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Subspecialties Retina, Imaging & Diagnostics

DIY OCT

AMD may well be treatable with anti-VEGF injections, but it comes at a cost to the patient: regular visits to the ophthalmologist’s office for disease monitoring with OCT. For elderly and visually impaired patients who require travel assistance, these frequent appointments can represent a further burden on their relatives – or their finances. A team from Universitätsklinikum Schleswig-Holstein, Kiel, and Medical Laser Center, Lübeck, Germany, have a potential solution in the form of a hand-held OCT device for home-monitoring of patients with retinal disease.

Given today’s advanced – and costly – OCT systems, what does a home-care setup look like, and how can it be achieved? “For a device to be used by the patients themselves, it needs to be small and low-cost,” explains Claus von der Burchard, Research Fellow at Universitätsklinikum Schleswig-Holstein. “To get there, we’ve had to make some compromises on image quality.” The result is off-axis full-field time-domain OCT (1). Von der Burchard explains: “We focused on reducing the scan area to 3 x 3 mm and using a full-field system which illuminates the whole field.” According to von der Burchard, the 3 x 3 images provide good sensitivity and specificity for monitoring subretinal and intraretinal fluid volume, and the full-field approach increases visual quality. “The design is also very simple, needing only a standard light source – rather than swept-source – and a regular, low-cost USB camera.”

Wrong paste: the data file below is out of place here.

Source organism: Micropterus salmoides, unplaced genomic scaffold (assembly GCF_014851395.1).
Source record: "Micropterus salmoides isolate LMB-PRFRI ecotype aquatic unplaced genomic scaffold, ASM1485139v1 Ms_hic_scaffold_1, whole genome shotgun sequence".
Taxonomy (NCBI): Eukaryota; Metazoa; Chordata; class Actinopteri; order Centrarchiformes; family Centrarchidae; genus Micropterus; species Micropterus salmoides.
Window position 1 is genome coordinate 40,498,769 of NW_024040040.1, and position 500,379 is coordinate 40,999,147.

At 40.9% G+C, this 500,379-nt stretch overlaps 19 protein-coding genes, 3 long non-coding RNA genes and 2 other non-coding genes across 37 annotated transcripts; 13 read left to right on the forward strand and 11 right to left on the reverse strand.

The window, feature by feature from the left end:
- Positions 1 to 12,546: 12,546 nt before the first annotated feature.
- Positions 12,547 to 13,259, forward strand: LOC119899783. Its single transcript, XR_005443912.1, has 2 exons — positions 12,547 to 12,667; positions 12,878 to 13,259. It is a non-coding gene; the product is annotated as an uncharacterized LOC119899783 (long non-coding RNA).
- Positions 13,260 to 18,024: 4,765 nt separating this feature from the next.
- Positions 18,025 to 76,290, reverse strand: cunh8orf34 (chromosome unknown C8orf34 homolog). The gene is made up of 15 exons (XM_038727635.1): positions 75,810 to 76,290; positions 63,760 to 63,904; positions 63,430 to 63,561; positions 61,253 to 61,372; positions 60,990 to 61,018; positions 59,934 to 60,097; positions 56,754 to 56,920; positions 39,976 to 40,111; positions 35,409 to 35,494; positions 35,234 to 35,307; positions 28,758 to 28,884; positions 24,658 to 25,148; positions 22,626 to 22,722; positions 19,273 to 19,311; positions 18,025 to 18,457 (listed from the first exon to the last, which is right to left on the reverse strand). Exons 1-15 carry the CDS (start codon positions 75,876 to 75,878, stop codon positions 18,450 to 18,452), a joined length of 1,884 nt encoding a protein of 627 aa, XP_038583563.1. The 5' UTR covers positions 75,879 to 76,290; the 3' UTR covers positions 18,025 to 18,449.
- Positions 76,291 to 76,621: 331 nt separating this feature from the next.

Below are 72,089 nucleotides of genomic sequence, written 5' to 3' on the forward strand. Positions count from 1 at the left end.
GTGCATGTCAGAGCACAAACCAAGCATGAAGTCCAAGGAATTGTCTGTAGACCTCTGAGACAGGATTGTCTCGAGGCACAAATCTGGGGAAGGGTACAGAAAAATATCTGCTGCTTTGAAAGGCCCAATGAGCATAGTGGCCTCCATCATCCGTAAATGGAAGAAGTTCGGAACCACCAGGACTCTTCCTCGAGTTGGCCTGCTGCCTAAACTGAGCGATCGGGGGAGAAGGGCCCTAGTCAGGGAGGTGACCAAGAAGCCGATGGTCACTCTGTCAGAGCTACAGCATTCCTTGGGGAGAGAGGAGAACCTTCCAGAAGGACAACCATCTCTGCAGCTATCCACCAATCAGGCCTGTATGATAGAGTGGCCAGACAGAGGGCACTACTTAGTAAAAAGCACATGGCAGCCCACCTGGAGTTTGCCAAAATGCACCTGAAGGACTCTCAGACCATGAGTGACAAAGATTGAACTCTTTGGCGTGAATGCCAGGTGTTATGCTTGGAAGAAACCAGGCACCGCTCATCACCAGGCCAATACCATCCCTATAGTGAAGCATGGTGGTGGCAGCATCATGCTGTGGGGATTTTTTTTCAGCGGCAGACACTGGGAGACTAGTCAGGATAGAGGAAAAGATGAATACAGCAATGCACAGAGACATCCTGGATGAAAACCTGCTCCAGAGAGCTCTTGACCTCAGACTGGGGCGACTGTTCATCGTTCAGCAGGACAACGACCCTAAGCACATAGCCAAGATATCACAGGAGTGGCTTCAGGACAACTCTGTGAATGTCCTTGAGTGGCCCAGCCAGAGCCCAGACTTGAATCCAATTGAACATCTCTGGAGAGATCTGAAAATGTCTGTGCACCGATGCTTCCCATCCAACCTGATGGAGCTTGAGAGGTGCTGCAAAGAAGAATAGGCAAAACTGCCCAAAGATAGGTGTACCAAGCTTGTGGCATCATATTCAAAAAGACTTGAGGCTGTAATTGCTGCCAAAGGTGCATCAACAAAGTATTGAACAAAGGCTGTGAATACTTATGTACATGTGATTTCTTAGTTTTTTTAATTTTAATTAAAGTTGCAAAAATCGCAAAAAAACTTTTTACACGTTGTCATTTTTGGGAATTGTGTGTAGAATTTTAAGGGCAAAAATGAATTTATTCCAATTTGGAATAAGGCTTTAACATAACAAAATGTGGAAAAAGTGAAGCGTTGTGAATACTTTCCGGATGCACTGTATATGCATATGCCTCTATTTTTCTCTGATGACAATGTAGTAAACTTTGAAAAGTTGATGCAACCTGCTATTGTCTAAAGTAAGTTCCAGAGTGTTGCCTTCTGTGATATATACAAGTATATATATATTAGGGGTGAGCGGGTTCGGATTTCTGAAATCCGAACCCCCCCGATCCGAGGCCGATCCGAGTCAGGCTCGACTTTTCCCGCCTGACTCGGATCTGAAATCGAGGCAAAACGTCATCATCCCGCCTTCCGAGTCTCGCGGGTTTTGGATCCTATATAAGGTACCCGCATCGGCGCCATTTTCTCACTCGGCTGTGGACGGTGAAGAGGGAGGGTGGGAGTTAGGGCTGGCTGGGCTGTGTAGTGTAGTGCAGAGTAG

Figure 1. a. The current prototype for the hand-held device. Credit: Universitätsklinikum Schleswig-Holstein, Kiel, and Medical Laser Center, Lübeck, Germany.
Figure 1. b. SD-OCT image (left) and off-axis full-field time domain OCT image (right) from a patient with AMD (84 years old; visual acuity, 20/80). The red arrow depicts subretinal fluid which is visible on images from both the clinical and hand-held device.

Though the team are still in the research phase, they have tested their device – alongside spectral-domain (SD)-OCT – in 10 patients with retinal disease (including AMD and retinal vein occlusion), and have shown that it can acquire clinically-useful images (Figure 1). “Even though the image quality is not quite as good as clinical OCT systems, the subretinal fluid does demark very well and the need for re-treatment is apparent,” says von der Burchard.

The team plans to continue developing their device, and study its imaging capabilities in more patients by asking clinicians to grade both full-field OCT and SD-OCT images (while being masked), and compare their image quality, which biomarkers are present, and  whether the patient needs anti-VEGF retreatment. “We believe that a hand-held OCT device would have a huge impact on alleviate disease burden, and may represent a paradigm shift in the treatment of wet AMD and other diseases.”

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  1. H Sudkamp et al., “In-vivo retinal imaging with off-axis full-field time-domain optical coherence tomography”, Opt Lett, 41, 4987–4990. PMID: 27805666.
About the Author
Ruth Steer

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